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Thieves steal children’s musical instruments from Khayelitsha school

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Trumpets, saxophones, trombones and keyboards taken from a container store

Photo of piano in container
Music teacher Babalwa Meintjies looks into the container which contained the school’s musical instruments. Only the piano is left. Photo: Mary-Anne Gontsana
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Music classes at Eluxolweni Primary School in Khayelitsha have been interrupted after thieves stole trumpets, saxophones, trombones, keyboards, a drum kit, cymbals and stands, acoustic guitars, a guitar amp and bass amps earlier this month.

This is the second time in a few weeks that the school has been robbed. Earlier this year five computers and a laptop were stolen during a break-in.

The musical instruments were provided by the Institute for Indigenous Music and Arts Development (IMAD), and offered access to music education and performance to Eluxolweni’s Grade 4 to Grade 6 learners.

Music teacher Babalwa Meintjies showed GroundUp how the burglar gate and door to the blue shipping container, where the instruments were stored, had been broken by thieves.

She said the theft had “hit hard”. “You should have seen the sadness and tears when the children heard the news. It was like they lost hope,” said Meintjies.

The programme of music teaching was started in 2007 in schools in Eluxolweni, Lansdowne and Langa, she said. At Eluxolweni about 65 learners were taught after class and on Saturdays. They learned how to play, read and compose music. They learned guitar, singing, drums, trombone, saxophone and trumpet, and on Fridays they had an ensemble where all the learners came together to play music.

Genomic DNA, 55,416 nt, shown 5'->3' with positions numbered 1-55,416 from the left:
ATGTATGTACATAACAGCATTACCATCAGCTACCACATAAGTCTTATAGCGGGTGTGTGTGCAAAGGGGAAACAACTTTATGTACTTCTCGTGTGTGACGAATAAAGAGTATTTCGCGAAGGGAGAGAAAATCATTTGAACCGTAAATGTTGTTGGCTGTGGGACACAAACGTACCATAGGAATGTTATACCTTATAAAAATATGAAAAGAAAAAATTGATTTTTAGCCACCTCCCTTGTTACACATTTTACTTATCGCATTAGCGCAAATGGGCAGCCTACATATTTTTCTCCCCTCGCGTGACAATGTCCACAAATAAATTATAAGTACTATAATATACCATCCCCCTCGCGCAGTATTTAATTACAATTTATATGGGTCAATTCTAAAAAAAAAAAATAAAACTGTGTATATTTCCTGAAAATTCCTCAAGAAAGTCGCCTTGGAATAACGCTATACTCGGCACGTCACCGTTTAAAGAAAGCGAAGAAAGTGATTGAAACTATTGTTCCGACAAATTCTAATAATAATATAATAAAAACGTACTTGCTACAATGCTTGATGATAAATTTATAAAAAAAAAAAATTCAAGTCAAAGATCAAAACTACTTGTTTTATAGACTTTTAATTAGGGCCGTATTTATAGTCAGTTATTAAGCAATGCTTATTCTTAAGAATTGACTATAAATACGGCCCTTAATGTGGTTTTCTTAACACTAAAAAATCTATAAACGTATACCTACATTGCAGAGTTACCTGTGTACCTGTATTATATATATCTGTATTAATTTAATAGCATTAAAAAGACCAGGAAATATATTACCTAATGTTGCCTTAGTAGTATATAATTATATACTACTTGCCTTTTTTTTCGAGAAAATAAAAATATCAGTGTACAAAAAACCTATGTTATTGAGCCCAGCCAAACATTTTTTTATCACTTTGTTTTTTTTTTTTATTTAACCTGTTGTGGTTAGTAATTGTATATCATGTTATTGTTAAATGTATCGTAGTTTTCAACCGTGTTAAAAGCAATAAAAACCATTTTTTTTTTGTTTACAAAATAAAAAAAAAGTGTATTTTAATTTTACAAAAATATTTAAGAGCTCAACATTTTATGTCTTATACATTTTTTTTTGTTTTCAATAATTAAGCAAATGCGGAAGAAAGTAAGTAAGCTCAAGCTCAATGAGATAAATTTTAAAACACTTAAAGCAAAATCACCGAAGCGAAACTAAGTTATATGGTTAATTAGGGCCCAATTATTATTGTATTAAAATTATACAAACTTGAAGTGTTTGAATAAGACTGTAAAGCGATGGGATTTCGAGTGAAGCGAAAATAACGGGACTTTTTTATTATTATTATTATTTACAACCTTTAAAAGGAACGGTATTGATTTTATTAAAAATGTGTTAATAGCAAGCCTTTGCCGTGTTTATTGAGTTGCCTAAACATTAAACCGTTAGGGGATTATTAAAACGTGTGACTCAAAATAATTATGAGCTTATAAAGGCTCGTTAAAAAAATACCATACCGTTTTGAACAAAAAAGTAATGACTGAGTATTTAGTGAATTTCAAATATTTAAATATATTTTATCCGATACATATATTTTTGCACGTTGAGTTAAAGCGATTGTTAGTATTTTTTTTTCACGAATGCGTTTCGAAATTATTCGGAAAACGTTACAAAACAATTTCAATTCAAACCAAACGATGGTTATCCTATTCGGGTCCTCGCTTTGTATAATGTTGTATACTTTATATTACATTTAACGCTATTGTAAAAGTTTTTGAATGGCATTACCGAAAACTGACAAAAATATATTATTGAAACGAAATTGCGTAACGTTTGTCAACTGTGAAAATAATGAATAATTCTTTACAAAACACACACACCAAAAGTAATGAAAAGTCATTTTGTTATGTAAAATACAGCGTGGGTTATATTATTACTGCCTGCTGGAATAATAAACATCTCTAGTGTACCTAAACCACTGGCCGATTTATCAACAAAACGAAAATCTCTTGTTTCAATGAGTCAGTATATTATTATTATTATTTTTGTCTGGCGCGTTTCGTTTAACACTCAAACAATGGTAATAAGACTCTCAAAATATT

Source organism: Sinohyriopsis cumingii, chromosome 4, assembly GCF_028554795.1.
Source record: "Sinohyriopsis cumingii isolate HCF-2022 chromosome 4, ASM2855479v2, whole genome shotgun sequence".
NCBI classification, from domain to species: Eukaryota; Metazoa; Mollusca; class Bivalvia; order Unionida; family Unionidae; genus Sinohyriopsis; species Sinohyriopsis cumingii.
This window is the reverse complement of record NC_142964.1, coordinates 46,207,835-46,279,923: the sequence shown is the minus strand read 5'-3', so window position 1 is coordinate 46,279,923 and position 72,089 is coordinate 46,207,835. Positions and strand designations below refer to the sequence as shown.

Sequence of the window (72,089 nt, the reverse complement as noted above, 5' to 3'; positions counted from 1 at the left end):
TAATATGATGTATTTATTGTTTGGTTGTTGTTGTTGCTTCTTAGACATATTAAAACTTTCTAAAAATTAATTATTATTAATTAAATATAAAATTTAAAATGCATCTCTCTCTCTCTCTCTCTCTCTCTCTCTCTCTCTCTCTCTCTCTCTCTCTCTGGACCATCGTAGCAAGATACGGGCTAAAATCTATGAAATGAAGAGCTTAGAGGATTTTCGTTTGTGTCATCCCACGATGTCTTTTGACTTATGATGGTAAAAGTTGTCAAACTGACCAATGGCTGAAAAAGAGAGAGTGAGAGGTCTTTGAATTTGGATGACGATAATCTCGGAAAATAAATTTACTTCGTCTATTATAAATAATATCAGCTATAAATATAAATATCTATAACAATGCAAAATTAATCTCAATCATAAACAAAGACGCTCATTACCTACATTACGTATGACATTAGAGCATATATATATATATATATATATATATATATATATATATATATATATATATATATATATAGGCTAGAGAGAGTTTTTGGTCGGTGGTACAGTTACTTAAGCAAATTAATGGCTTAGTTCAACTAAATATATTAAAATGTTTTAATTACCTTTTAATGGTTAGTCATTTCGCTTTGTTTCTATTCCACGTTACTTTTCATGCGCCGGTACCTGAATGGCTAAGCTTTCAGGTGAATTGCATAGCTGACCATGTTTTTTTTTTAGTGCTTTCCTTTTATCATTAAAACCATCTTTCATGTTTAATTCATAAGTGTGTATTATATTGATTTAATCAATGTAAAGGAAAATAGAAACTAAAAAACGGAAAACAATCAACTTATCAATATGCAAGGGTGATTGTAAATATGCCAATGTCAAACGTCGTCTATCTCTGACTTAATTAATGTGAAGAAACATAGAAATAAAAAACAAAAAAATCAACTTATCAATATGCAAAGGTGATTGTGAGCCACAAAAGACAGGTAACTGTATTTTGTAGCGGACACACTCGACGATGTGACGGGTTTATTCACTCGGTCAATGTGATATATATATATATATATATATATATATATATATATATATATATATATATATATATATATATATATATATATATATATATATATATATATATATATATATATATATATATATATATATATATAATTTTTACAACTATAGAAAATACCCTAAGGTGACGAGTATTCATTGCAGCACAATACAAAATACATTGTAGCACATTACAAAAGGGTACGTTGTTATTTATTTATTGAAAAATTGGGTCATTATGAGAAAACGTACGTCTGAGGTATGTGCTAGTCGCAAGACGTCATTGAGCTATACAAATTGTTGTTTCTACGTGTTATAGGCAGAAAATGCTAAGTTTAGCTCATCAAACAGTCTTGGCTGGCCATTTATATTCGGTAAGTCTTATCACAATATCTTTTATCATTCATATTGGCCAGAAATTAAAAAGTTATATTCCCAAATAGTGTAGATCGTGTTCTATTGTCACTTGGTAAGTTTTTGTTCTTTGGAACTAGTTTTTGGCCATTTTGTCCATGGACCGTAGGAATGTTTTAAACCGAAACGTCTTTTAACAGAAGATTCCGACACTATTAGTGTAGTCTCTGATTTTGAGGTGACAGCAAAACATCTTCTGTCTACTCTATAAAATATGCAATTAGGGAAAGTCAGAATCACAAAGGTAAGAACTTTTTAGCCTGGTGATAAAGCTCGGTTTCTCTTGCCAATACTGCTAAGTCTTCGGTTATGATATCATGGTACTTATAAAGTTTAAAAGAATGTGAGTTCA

Grade 6 learner Siphesihle Mani plays the saxophone. She said she started playing the instrument, which took her three months to master, last year.

“We are very hurt by what happened. The classes I take have made me love music and I have decided that I want to go to a high school where music is offered so I can continue playing,” she said.

Sange Potwana, also a Grade 6 learner at Eluxolweni, said he started playing the piano in 2017. “It took me about two months to learn how to play the piano and I know my keys and I can play different songs.”

Meintjies said people had responded to a call on social media for donations to replace the instruments. “I am confident that the more people see the post on Facebook, the more donations we will get,” she said.

Police spokesperson Frederick van Wyk said a case of burglary had been opened for investigation. “Investigation is still continuing. No arrests yet and no property recovered thus far.”

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TOPICS:  Education

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